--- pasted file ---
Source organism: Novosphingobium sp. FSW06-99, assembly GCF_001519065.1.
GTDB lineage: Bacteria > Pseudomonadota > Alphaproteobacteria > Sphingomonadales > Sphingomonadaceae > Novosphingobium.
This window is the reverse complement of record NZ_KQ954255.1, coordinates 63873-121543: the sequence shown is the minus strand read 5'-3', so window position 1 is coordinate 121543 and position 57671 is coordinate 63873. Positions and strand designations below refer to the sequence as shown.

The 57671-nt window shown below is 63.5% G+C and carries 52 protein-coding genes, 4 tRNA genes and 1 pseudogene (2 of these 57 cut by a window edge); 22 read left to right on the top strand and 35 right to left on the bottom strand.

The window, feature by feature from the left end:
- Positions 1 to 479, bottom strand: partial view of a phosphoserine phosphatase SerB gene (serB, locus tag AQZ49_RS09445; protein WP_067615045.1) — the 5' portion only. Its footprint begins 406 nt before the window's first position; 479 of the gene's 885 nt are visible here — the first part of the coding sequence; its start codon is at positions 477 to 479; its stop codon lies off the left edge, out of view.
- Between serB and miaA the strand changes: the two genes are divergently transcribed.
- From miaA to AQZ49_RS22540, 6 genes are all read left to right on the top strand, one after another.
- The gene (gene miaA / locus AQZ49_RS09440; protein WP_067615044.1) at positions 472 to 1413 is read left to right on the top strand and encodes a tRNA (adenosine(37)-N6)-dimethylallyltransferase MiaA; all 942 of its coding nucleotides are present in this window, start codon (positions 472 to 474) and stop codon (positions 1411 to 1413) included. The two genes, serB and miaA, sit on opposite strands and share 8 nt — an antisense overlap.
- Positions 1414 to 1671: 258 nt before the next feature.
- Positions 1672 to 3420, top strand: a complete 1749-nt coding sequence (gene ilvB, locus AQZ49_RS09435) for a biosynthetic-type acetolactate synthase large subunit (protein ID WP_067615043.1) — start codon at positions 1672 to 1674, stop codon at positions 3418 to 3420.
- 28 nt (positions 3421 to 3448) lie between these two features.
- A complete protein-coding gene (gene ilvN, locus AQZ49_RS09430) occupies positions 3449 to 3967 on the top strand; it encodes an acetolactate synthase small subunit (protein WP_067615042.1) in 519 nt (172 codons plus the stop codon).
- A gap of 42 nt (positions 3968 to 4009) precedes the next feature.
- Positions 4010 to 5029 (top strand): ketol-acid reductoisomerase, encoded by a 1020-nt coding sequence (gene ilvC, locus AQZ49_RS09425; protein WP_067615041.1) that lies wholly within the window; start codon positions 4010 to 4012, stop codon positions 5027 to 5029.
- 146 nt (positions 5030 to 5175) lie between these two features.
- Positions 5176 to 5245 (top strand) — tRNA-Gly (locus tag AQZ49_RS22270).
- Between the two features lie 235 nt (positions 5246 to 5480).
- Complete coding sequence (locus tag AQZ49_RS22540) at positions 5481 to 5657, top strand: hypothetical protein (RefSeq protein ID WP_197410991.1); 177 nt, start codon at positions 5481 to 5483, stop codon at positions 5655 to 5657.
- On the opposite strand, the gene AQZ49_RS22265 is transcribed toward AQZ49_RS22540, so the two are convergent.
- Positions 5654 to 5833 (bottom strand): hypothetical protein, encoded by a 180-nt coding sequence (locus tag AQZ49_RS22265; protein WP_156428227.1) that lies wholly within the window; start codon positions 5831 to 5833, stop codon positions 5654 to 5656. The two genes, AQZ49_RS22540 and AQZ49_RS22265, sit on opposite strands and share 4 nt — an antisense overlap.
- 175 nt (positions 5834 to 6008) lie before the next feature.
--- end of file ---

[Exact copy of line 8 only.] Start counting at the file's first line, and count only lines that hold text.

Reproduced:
- From miaA to AQZ49_RS22540, 6 genes are all read left to right on the top strand, one after another.